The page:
8. Hey Fellow Mooney Owners, I have a 1966 M20E. The previous owner upgraded the left master cylinder to a Cleveland 10-49, but the OEM Paramount remains on the right. It's getting a little flaky and replacement poppets are scarce. Before I plop down big $$ for a new master cylinder, is there anyone out there with a decent used 10-49 they'd part with? No problem to fix up with a rebuild/repair kit if needed. Let me know if it includes the mounting bracket that's need to retrofit to my E. Let me know ASAP! Thanks, Dan
  9. Thanks, Bob - brain fade! 25.7 gallons to the tabs on the left tank with hot fuel....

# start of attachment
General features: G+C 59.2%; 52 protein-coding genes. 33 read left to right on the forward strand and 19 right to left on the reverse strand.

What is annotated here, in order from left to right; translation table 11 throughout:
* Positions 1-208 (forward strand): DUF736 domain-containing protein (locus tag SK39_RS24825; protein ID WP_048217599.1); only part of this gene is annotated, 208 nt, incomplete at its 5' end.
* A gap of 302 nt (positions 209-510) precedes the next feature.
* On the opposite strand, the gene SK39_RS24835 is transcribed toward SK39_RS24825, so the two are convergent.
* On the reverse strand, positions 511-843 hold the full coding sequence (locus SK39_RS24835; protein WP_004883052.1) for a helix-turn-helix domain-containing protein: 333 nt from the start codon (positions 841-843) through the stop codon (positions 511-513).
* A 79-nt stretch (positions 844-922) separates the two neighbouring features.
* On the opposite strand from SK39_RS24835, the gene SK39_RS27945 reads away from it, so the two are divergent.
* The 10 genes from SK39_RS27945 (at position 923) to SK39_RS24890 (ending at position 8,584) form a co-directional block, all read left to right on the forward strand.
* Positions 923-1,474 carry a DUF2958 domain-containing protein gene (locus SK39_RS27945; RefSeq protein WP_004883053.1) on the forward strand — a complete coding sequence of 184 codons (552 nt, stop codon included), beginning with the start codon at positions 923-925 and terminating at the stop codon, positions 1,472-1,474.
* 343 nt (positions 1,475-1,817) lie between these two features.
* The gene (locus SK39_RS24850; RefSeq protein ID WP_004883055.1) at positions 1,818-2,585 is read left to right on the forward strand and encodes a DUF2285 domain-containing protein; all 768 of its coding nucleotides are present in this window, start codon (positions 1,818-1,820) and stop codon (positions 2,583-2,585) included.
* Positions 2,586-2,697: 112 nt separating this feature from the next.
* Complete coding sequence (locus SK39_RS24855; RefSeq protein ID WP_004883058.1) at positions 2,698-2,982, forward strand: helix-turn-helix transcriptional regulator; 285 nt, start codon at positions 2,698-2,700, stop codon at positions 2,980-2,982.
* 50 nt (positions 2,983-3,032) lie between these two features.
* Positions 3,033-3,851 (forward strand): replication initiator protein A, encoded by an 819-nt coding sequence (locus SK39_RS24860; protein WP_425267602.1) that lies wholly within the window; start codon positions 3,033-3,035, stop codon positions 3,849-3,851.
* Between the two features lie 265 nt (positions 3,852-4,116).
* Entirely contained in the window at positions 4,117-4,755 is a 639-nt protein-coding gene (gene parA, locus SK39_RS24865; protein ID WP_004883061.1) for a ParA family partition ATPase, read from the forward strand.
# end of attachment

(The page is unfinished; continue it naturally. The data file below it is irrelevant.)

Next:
10. Just a few weeks ago I did exactly what Carusoam suggested, and for the same reasons. I also wanted to know how accurate my fuel gauges were so I can have corrolation between my stick, gauges, and the EI CGR-30P monitor. I knew my left tank had about 8 gallons and the right tank considerably more, so I cruised at 6k' over a nearby airport until the left tank ran dry. I kept my handy PVC tank selector tool ready in my lap. Even though mentally prepared for it, I still was surprised when the engine sputtered and quit. My hands were shaking as I switched tanks, but surely enough the engine started back up in a few seconds - although it seemed like an eternity! I headed back to my home airport and hangar, and filled the tank while stopping every 3 gallons to mark my homemade stick which was previously marked using info from another Mooneyspace post. I learned a few things: 1. My previous markings overstated actual fuel. 2. When I ran dry, the tank was virtually empty because I filled it to the tab with 51.7 gallons (capacity is specified at 52 gallons) 3. I filled with hot fuel, which was a mistake because the next morning it was sitting below the tab and would have probably taken the full 52 gallons. This also means that my new stick markings may slightly understate fuel level - not a particularly bad thing. 4. My left fuel gauge shows full when the tank is full, but was pegged at "E" about 20 minutes before the engine stopped. Good to know. I plan to repeat the exercise on the right tank, and hopefully I'll react more calmly this time! It was a worthwhile endeavor....